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The Women of Egypt

By AmyVM1602 Feb 19, 2013 2271 Words

The Women of Egypt
Amy Vander Molen
Cardinal Stritch University

Western Civilization 1
Scott Rudie
ASB 220
November 14, 2012

Women are a vital aspect of every society. But, depending on the culture and beliefs of the civilization, the female role can be more or less significant. This paper will examine the lives of the common traditional Egyptian woman as well as some of the royal Egyptian women: Hatshepsut, Nefertiti, and Cleopatra. Furthermore, this paper is going to discuss the differences between the female commoner versus royal women.

The Traditional Ancient Egyptian Woman
The ancient Egyptian society women were not viewed how the rest of the world traditionally viewed women. In ancient Egypt women were seen as near equals to men. They had rights as voters, legal rights, and economic rights. In this time period this near equal rights for women was practically unheard of. In some civilizations women were seen as nearly like property. Often time’s marriage to a woman was arranged by her father and he would often receive payment for his daughters hand in marriage (Tyldesley). During this time period women were primarily restricted to the home to do household work or rear the children. An ancient Egyptian woman was not only allowed to work outside the home but, they were allowed to own their own business and control private property such as land, servants, and livestock. Women who worked outside of the home often labored in housecleaning, the weaving business, or the business of consoling the souls of the sorrowed. Some women were often hired as musicians or dancers as entertainers (Tyldesley). Even with this freedom to work a woman still saw marriage and family as of vital importance. To get married and bare an heir was nearly a duty. In ancient Egypt there was no real word for the term marriage. There was no ceremony and no legal documents, just simply a man and a women were considered to be married when the woman left the safety of her family’s home and began living in a new home with a man (Tyldesley). Women were able to wed at a very young age, most times near the age a girl would start menstruating, around age 14. Unlike other cultures of the time women after being married still retained their independence. She would still retain control of anything she brought into the marriage, especially financially. By marriage she was entitled to two-thirds of her husband’s estate in the circumstance of his death. Egyptian women were also allowed to divorce. When a husband and wife wanted to separate the woman would collect her belongings and return to the home of her father, returning to circumstances before the marriage and relinquishing the marriage (Tyldesley). In ancient Egypt a man could marry multiple wives and often times they could be closely related. For the most part incest was discouraged. Only in the exception of the royals was incest commonly practiced. It was accepted in ensure a royal and pure bloodline within the empire. Multiple wives were common as a result of the importance of sexual intercourse in Egyptian society. Egyptians were intensely concerned with potency and fertility. Pregnancy was vital to becoming a successful woman. To become pregnant would establish a woman as a successful member of the community and be held in high regard by their husbands. However if a woman was unable to produce an heir, often times her husband would marry another or several women to produce a line of offspring suitable to the husband’s desires (Tyldesley). Hatshepsut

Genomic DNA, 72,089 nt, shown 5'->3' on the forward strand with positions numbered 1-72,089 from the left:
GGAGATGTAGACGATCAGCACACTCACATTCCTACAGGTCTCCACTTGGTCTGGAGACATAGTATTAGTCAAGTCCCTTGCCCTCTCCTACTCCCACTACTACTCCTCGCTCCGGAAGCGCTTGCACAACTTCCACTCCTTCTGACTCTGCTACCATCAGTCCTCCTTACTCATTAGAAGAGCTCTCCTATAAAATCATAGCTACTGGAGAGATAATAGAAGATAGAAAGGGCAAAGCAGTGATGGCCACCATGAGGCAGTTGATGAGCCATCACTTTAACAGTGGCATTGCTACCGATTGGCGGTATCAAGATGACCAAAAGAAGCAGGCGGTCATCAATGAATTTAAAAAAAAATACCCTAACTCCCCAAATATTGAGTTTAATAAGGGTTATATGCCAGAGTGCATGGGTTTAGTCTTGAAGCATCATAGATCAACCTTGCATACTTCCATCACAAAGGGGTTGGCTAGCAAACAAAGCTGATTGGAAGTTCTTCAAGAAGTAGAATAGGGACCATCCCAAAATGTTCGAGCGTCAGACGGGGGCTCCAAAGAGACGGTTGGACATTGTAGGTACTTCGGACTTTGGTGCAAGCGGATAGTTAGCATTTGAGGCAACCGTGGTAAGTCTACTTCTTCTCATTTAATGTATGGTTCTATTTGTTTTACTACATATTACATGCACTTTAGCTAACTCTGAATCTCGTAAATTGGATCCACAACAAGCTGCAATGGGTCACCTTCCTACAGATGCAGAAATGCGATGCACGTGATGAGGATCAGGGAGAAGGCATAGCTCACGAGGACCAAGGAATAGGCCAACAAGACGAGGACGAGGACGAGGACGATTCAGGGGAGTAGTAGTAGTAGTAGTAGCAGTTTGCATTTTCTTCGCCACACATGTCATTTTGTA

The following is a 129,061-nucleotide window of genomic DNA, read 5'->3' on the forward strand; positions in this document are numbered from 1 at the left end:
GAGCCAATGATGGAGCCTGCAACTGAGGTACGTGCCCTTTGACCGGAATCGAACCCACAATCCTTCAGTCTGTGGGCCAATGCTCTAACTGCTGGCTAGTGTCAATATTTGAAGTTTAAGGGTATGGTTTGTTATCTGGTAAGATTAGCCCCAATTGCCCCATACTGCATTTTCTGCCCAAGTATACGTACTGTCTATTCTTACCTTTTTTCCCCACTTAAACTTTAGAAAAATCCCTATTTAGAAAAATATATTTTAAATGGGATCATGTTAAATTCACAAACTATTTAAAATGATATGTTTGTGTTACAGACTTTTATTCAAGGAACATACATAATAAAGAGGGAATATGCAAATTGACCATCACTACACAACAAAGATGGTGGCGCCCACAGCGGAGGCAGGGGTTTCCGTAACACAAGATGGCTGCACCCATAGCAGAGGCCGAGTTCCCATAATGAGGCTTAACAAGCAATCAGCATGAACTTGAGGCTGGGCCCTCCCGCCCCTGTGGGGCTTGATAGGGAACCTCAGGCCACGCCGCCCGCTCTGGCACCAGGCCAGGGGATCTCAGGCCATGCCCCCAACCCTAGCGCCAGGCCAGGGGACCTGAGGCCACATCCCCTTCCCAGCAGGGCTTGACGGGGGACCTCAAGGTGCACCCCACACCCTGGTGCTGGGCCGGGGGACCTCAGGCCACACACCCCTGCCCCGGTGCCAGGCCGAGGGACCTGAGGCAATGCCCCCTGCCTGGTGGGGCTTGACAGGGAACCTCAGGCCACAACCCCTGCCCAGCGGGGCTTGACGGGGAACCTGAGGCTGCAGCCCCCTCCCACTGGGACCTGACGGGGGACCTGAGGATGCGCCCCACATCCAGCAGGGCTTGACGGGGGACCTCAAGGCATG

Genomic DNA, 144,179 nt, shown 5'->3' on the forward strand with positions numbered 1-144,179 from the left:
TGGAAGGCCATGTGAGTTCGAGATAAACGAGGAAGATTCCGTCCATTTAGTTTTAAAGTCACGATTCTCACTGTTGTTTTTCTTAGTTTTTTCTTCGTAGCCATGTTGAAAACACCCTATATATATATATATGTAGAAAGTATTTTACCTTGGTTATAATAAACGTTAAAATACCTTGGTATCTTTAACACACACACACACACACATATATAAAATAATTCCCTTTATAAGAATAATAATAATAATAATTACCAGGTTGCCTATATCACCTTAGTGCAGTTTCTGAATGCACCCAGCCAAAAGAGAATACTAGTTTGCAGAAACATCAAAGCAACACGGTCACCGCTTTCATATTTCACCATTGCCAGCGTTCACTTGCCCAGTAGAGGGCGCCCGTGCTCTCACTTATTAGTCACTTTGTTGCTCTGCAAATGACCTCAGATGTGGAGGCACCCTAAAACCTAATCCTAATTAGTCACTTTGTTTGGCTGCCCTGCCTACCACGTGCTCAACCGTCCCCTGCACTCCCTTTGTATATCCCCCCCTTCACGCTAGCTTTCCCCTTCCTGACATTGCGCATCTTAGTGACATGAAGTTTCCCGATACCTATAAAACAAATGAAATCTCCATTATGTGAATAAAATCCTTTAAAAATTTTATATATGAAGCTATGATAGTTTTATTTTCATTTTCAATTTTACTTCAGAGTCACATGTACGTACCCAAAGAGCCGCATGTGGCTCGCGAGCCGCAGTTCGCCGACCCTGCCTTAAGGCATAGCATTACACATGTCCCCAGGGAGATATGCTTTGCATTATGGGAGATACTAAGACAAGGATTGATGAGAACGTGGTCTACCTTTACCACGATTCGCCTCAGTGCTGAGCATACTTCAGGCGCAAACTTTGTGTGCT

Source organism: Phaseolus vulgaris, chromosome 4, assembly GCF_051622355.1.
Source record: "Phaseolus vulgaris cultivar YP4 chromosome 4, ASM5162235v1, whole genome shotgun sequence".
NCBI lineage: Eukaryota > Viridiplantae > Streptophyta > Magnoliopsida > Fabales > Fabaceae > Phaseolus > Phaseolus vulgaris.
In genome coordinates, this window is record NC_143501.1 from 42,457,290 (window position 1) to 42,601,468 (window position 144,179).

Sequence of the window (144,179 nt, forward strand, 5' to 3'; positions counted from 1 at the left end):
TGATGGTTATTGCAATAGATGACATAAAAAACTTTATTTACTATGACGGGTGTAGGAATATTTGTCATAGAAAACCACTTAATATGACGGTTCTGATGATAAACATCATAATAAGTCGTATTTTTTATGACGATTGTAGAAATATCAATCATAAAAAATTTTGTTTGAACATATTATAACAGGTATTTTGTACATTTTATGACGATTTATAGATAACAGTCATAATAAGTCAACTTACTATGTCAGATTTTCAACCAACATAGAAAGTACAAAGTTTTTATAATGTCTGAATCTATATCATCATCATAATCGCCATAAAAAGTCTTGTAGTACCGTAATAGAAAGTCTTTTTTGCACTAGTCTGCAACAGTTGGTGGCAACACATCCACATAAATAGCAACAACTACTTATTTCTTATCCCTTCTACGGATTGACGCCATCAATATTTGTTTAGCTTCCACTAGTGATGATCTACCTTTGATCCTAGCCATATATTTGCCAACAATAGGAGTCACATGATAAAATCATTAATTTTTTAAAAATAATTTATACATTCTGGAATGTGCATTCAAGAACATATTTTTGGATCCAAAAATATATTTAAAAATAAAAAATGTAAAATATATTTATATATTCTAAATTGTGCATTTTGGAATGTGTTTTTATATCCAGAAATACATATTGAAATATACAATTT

Hatshepsut was the older daughter of King Thutmose the first and his consort Ahmose. As it is common with the royals of Egypt she became the wife to her half-brother Thutmose the second. Thutmose the second was early to inherit the throne as his older brothers all had fallen ill and died. Hatshepsut gave birth to a daughter, Neferure, but was not fortunate to birth a son. When Thutmose the second died in approximately 1479 B.C.E; the throne passed to his son Thutmose the third, a son of Thutmose the second and a lesser harem queen, Isis. Thutmose the third was merely an infant and was in no way able to accept the role as king. Hatshepsut stepped in and acted as proxy for the infant king. This action of having a woman act as pharaoh, even in substitution, is against all that is expected for women. Even though women are seen as near equals in the ancient Egyptian society, this action for a woman to take power is completely beyond the norm. This action too many might be seen as inappropriate (Brown, 2009). In the early years as proxy Hatshepsut was an in a nearly complete conservative manner. She was careful to respect the agreements made regarding political affairs while juvenile offspring learned the ropes. As time continued she decided not to just fill the seat as king but, retained the position as king. Hatshepsut had been crowned king and adopted a full royal protocol as king. Hatshepsut and Thutmose the third were considered the co-rulers of Egypt, with the dominant leader being Hatshepsut. She remained as king for 21 years while Thutmose the third remain as second in command. Imagery in history started depicting Hatshepsut no longer like a typical queen rather, often times she was depicted as a male wearing a false beard and a distinctively male figure. She was pictured wearing traditional symbols of office such as a crown, or a kilt. By being depicted as a male pharaoh it was her attempt to be seen as a traditional king, ensuring he ultimate goal to become king (Tyldesley, 2012). Hatshepsut did like all kings do and prepared for her immortalization in history. She prepared for temples to be built in her honor and prepared for ultimate transition for her next life. She embarked on a widespread construction program. She concentrated on the five temples in which she either built or restored large structures to better honor her as pharaoh. Toward the end of her rule as king, Hatshepsut permitted the involvement of Thutmose the third as a prominent and active role in state business. After the death of Hatshepsut, Thutmose the third took up his rightful place as king. He ruled alone as king for 33 years. At the end of his reign, Thutmose the third ordered all of Hatshepsut’s temples be torn down, her memorials vandalized, and her name removed from history as king. It was an effort to eradicate any traces of Hatshepsut's rule as king. The reason for these harsh actions by Thutmose was to ensure that the proper sequence of rule would be from Thutmose the first to his son Thutmose the second and finally to his son Thutmose the third without interruption, especially by a woman. Hatshepsut was nearly erased from history as her actions as pharaoh where not of the norm for Egyptian woman. The future kings were to be Egyptian men who came to power via the proper means and order (Tyldesley, 2012). Nefertiti